More about Poiseuille and his law can be found in a paper by Pfitzner (Poiseuille and his law, Anaesthesia, Volume 31, Pages 273-275, 1976)
"Jean Leonard Marie Poiseuille (1791-1869) was born and died in Paris. Remarkably little seems to be known about his life. He studied medicine for a considerable time and submitted a thesis for his Doctorate in 1828 (aged 30-31 years). Where he carried out his early experiments studies, and how they were financed, is obscure.

His published work includes […] “experimental studies on movement of liquids in tubes of very small diameter” (his most famous paper, completed in 1842 and published in 1846). For his work “On the causes of the movement of the blood in the capillaries” he was awarded the Paris Academie des Sciences prize for experimental physiology. In later life he became a foundation member of the Academie de Medecine of Paris.”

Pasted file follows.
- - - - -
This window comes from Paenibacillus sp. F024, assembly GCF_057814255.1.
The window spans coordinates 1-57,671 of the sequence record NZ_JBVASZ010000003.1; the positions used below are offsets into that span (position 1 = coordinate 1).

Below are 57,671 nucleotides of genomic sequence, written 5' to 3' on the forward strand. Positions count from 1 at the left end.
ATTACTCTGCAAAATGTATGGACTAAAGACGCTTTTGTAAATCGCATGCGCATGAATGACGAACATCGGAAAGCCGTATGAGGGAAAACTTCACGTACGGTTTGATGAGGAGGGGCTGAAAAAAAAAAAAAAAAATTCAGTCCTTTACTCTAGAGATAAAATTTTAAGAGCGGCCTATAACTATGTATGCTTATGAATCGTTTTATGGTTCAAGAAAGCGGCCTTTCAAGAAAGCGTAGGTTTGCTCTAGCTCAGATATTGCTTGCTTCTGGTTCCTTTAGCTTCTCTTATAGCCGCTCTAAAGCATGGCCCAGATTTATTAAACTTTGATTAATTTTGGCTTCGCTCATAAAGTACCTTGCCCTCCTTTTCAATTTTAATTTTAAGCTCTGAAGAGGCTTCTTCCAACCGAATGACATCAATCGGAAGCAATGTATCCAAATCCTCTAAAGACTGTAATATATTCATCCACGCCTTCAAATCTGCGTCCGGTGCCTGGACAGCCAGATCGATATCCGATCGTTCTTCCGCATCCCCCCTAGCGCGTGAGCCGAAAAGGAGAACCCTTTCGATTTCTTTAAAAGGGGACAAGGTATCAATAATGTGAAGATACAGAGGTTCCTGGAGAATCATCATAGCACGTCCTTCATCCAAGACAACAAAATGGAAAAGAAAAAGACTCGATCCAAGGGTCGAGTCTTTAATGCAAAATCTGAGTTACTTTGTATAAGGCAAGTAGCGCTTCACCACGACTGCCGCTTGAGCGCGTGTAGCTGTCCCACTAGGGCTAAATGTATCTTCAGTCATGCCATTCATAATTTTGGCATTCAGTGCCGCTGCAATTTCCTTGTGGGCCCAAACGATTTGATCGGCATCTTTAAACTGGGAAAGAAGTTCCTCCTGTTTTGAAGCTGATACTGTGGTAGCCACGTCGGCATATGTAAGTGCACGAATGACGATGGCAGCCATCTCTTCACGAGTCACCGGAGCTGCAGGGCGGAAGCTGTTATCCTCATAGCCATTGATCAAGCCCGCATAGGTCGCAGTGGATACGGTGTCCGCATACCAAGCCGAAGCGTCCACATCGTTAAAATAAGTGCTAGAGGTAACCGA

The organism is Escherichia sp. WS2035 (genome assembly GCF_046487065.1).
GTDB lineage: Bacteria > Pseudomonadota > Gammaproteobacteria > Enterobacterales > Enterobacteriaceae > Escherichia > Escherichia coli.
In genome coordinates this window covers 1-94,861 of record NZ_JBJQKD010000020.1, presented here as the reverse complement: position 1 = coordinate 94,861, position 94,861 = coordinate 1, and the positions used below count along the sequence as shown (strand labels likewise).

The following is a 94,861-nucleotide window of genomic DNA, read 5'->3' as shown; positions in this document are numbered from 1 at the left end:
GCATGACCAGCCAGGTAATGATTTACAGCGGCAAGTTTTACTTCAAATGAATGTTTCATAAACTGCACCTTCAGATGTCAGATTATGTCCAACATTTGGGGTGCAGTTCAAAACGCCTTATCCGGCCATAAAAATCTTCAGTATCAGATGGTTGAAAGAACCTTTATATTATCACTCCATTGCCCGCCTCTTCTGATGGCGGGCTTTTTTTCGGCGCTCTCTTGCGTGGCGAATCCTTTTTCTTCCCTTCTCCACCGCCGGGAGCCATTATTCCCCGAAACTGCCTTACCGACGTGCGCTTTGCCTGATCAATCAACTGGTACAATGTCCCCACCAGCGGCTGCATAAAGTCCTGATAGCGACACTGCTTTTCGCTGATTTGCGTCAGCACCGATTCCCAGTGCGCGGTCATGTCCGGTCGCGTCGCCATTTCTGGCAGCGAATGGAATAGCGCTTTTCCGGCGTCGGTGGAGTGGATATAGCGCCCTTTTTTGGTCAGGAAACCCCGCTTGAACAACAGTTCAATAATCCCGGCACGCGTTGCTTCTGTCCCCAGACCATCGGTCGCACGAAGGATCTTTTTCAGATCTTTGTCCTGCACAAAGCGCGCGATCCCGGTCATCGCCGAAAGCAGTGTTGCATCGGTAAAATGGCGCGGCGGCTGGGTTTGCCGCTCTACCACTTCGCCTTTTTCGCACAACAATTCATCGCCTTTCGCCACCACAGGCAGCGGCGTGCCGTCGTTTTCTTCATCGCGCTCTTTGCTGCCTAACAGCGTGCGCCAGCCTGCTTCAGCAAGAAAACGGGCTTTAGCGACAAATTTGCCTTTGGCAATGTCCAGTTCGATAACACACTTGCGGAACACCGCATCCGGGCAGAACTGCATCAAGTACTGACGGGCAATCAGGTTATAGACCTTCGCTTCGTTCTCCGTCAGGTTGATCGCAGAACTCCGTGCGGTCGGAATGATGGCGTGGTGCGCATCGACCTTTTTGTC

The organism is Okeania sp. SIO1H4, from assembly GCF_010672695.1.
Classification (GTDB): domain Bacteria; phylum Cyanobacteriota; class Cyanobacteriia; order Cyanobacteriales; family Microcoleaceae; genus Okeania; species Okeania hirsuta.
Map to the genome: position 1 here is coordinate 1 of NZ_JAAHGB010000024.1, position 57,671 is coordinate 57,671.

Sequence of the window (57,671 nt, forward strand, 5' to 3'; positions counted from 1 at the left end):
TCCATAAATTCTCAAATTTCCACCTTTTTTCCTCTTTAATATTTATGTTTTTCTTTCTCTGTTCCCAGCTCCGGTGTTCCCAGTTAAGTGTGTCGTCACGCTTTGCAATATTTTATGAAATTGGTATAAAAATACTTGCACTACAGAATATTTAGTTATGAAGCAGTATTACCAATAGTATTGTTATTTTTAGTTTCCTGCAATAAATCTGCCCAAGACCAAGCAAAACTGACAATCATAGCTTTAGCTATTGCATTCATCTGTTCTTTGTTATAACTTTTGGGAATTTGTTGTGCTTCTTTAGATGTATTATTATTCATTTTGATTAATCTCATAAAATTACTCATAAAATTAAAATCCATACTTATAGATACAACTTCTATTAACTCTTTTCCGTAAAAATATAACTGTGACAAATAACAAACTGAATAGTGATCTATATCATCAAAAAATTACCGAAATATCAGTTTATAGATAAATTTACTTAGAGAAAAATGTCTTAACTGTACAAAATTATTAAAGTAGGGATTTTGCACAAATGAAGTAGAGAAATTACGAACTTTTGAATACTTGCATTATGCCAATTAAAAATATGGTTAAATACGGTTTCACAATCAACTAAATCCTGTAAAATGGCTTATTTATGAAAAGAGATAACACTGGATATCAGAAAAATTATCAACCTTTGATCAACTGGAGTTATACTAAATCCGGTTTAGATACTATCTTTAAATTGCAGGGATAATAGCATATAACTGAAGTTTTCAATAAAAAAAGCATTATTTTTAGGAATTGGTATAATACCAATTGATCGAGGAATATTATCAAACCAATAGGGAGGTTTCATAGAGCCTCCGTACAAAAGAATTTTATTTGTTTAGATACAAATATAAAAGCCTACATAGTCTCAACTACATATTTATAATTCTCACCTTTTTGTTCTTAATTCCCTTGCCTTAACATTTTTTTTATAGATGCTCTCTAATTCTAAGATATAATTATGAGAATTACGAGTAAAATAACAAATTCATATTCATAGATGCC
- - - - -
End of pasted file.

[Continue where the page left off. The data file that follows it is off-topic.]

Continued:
My biggest question about Poiseuille is the pronounciation of his name. I gather that it is pronounced pwah-zweez. The unit of the Poiseuille has been proposed for a pascal second (or, newton second per square meter), but is not commonly used.